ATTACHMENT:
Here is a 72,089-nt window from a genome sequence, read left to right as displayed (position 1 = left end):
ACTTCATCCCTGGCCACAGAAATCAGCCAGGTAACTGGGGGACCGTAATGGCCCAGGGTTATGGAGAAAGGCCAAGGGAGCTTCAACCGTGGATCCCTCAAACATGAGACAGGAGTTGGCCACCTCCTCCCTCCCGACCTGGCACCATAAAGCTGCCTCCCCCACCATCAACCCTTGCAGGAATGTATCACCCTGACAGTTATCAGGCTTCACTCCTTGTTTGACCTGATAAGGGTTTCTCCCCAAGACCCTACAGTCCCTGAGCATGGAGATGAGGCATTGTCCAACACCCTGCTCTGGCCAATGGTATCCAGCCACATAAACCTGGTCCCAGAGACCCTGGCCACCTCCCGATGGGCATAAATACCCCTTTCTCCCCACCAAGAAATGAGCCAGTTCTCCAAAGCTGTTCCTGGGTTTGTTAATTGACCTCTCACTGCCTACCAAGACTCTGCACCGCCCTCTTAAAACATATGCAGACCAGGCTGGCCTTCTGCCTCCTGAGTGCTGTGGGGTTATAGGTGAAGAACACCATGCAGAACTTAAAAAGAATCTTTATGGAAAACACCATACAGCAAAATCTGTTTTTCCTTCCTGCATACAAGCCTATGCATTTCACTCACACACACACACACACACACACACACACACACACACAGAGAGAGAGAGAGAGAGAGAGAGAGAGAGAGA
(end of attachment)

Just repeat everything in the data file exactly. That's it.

Here is a 72,089-nt window from a genome sequence, read left to right as displayed (position 1 = left end):
ACTTCATCCCTGGCCACAGAAATCAGCCAGGTAACTGGGGGACCGTAATGGCCCAGGGTTATGGAGAAAGGCCAAGGGAGCTTCAACCGTGGATCCCTCAAACATGAGACAGGAGTTGGCCACCTCCTCCCTCCCGACCTGGCACCATAAAGCTGCCTCCCCCACCATCAACCCTTGCAGGAATGTATCACCCTGACAGTTATCAGGCTTCACTCCTTGTTTGACCTGATAAGGGTTTCTCCCCAAGACCCTACAGTCCCTGAGCATGGAGATGAGGCATTGTCCAACACCCTGCTCTGGCCAATGGTATCCAGCCACATAAACCTGGTCCCAGAGACCCTGGCCACCTCCCGATGGGCATAAATACCCCTTTCTCCCCACCAAGAAATGAGCCAGTTCTCCAAAGCTGTTCCTGGGTTTGTTAATTGACCTCTCACTGCCTACCAAGACTCTGCACCGCCCTCTTAAAACATATGCAGACCAGGCTGGCCTTCTGCCTCCTGAGTGCTGTGGGGTTATAGGTGAAGAACACCATGCAGAACTTAAAAAGAATCTTTATGGAAAACACCATACAGCAAAATCTGTTTTTCCTTCCTGCATACAAGCCTATGCATTTCACTCACACACACACACACACACACACACACACACACACACAGAGAGAGAGAGAGAGAGAGAGAGAGAGAGAGA